The Pediatric Emergency Care Applied Research Network (PECARN) collaborative has teamed up with the ALiEM and CanadiEM teams to introduce the official PECARN visual decision rule aid for pediatric blunt head trauma! This has been a 6 month collaboration focused on bringing evidence-based research to the bedside in pediatric emergency medicine (EM).
Welcome to the Toxicology Module! After carefully reviewing all relevant posts from the top 50 sites of the Social Media Index the ALiEM AIR Team is proud to present the highest quality toxicology content. Below we have listed our selection of the 6 highest quality blog posts within the past 12 months (as of January 2017) related to Toxicologic emergencies, curated and approved for residency training by the AIR Series Board. More specifically in this module, we identified 0 AIRs and 6 Honorable Mentions. We recommend programs give 2 hours (about 20 minutes per article) of III credit for this module. As of June 2017, the AIR series is now being used by over 125 residency programs with over 1,200 residents completing at least one module in the 2016-2017 academic year.
Nothing says “emergency” like a bite from a venomous reptile. If you work in an area populated by snakes, which covers most of the United States and the world, then chances are good that you will see a patient with a snake bite in the Emergency Department (ED). The severity of the symptoms and the treatment vary greatly with different snakes. In this post, we will outline the ED approach to and management of common U.S. snake envenomation.
Academic Primer Series and Curated Collections for Educators: Important Papers for Medical Educators
Members and mentors of the inaugural, 2016-17 ALiEM Faculty Incubator authored 9 narrative reviews in the Academic Primer Series and Curated Collections for Educators on several important medical education topics, which highlight the most important literature and their defined importance for junior educators and faculty developers. To ensure broad compendiums of articles were obtained on each subject, collections of papers were augmented via an open call for additional papers using Twitter. Subsequently, a selection panel comprised of both junior and seasoned educators utilized a 3-round modified Delphi process to identify the best, most relevant papers for medical educators.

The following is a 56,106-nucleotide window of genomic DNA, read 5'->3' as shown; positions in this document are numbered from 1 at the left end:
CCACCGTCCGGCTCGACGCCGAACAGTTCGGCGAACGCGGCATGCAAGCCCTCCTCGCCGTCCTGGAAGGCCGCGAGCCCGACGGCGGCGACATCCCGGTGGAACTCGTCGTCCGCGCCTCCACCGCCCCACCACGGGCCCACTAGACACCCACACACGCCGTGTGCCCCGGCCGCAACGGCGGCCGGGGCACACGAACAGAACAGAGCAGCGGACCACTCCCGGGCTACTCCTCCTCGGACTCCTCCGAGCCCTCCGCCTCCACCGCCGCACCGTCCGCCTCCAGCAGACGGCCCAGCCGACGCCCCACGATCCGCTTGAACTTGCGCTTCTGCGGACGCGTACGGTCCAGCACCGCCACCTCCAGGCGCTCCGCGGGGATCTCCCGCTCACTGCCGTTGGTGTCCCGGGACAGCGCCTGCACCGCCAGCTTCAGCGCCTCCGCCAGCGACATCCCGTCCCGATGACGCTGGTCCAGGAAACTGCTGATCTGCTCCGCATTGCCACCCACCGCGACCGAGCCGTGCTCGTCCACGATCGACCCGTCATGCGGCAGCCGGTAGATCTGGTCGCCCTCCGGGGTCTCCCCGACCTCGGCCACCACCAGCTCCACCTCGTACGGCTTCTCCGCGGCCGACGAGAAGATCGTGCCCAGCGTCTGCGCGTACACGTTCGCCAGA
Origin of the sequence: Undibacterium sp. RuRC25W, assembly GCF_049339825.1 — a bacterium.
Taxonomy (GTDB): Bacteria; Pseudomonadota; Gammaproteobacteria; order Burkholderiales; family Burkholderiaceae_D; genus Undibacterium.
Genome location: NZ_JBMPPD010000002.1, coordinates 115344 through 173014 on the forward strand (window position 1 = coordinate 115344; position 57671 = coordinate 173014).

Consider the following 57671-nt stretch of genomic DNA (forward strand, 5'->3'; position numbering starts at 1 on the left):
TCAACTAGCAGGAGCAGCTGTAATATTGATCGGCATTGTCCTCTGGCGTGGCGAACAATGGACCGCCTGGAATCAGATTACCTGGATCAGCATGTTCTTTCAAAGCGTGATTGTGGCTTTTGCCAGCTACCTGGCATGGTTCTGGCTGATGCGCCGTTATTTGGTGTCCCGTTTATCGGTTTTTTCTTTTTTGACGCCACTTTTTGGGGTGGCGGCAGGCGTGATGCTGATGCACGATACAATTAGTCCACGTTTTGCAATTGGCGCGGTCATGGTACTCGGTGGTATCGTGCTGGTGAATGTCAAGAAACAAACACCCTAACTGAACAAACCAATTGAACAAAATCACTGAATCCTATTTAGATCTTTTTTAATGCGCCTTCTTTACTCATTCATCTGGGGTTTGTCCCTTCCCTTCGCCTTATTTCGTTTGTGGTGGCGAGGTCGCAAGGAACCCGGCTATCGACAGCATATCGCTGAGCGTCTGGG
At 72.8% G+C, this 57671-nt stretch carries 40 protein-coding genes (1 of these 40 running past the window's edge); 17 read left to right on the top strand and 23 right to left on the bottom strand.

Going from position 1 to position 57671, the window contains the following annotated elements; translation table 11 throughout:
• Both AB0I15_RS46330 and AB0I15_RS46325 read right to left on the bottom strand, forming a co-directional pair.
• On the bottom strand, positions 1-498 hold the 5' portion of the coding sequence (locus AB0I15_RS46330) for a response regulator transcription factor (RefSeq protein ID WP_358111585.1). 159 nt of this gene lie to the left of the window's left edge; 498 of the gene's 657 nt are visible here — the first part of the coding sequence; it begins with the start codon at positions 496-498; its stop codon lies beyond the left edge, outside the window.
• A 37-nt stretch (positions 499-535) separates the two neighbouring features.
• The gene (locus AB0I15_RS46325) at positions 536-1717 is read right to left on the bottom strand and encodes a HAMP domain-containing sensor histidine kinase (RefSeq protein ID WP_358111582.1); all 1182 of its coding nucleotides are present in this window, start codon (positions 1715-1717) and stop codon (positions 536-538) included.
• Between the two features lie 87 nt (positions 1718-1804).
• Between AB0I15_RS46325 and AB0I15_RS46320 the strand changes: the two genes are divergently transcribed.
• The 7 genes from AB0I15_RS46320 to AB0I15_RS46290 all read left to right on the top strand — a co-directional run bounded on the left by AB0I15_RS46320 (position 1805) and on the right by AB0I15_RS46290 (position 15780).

Staying well in the Emergency Department is not only important for physicians, but for the entire healthcare team. This week we are branching out, and taking a look at How Our ED Colleagues Stay Healthy in EM!
Jesse Spurr is an Emergency Department Nurse Educator in Brisbane Australia. Jesse is the creator of injectableorange.com and co-creator of simulationpodcast.com, a Teaching Course faculty, and a organising committee member for SMACC. In addition to his “professional hobbies”, Jesse is kept grounded and content with his two kids and superhero wife.
The Case of the Failure to Fail outlined a scenario of an attending emergency physician who was frustrated with the ingrained “failure to fail” culture amongst his colleagues when faced with a resident who had significantly underperformed throughout his emergency medicine rotation.
This month, the MEdIC team (Tamara McColl, Teresa Chan, Sarah Luckett-Gatopoulos, Eve Purdy, John Eicken, Alkarim Velji, and Brent Thoma), hosted a discussion around this case with insights from the ALiEM community. We are proud to present to you the curated community commentary and our expert opinions. Thank-you to all participants for contributing to the very rich discussions surrounding this case!
Several years ago I created a resource for my ED rotation that I share with pharmacy students, pharmacy residents, and EM physician residents. It contains most of the guidelines and position statements on EM drug therapy that I utilize most often and is updated as new iterations are published. We’d like to share this tool with you to be used/modified to meet your rotation needs.